- Billy Elliot the Musical, April 2-7, Queen Elizabeth Theatre, Vancouver. Tickets start at $35 at ticketmaster.ca.
IT'S 1984 in Northern England and the British National Union of Mineworkers has gone on strike in a bid to save the coal pits from Prime Minister Margaret Thatcher's threatened closures.
This tumultuous period in modern British history sets the stage for Billy Elliot the Musical, which sang and danced its way into Vancouver's Queen Elizabeth Theatre this week.
Based on the 2000 film, and featuring the music of Sir Elton John, Billy Elliot is the winner of ten 2009 Tony Awards, including Best Musical. The Vancouver run ends a five-city tour presented by Broadway Across Canada.
Directed by Stephen Daldry, the show follows young Billy Elliot (a role shared by four actors), who discovers a knack for dance after stumbling into an all-girls ballet lesson.
Not surprisingly, Billy's pirouetting prowess is not embraced by his coal mining father (Rich Hebert) or older brother (Cullen R. Titmas). After all, only "poofs" do ballet.
What follows is the uplifting story of a lower-class underdog chasing his dream to study at the Royal Ballet School. He is spurred on by his life-hardened ballet instructor Mrs. Wilkinson (Janet Dickinson), and divided by his desire to escape a town with no future, and his self-imposed sense of responsibility to care for a family which has lost its matriarch.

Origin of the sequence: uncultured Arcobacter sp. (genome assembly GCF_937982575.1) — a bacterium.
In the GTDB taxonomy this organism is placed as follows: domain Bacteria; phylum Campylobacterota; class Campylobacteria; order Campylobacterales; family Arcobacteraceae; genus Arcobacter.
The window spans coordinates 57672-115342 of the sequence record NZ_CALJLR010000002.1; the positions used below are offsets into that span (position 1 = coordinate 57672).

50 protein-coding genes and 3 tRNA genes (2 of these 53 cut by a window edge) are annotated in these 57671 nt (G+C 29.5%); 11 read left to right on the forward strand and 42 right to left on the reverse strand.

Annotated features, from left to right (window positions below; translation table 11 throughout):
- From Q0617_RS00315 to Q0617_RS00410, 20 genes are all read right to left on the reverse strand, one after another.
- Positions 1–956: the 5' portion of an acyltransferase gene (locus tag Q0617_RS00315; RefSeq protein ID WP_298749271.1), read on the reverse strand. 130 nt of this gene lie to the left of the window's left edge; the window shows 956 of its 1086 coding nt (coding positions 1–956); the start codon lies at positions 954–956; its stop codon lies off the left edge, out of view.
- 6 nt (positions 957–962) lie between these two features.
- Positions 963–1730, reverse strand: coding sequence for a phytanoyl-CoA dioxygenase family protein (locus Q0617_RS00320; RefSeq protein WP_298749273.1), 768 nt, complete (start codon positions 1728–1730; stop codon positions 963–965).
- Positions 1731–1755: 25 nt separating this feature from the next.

The high-energy show features choreographed clashes between the striking miners and riot police; however, the not-so-subtle smatterings of comedic relief leave one wondering just how seriously to take their strife.
The plot is slow to develop, but the by the end of the first act, which culminates in the emotionally charged "Angry Dance," the audience is left wanting more.
The score is certainly lively, but not likely to get stuck in the heads of theatre-goers. And the actors' varied takes on the Northeast England accent leaves some of the lyrics muddled.
The obvious highlight of the production is Billy's (played by Drew Minard on opening night) skill as a young dancer, though the audience only really gets the opportunity to appreciate the breadth of his talent toward the end of the show.
All things considered, Billy Elliot is a feel-good pleasure to watch. The titular character's late mother sums up the theme of the story nicely when, in a touching moment of inspiration, she appears before Billy and says: "In everything you do, always be yourself."
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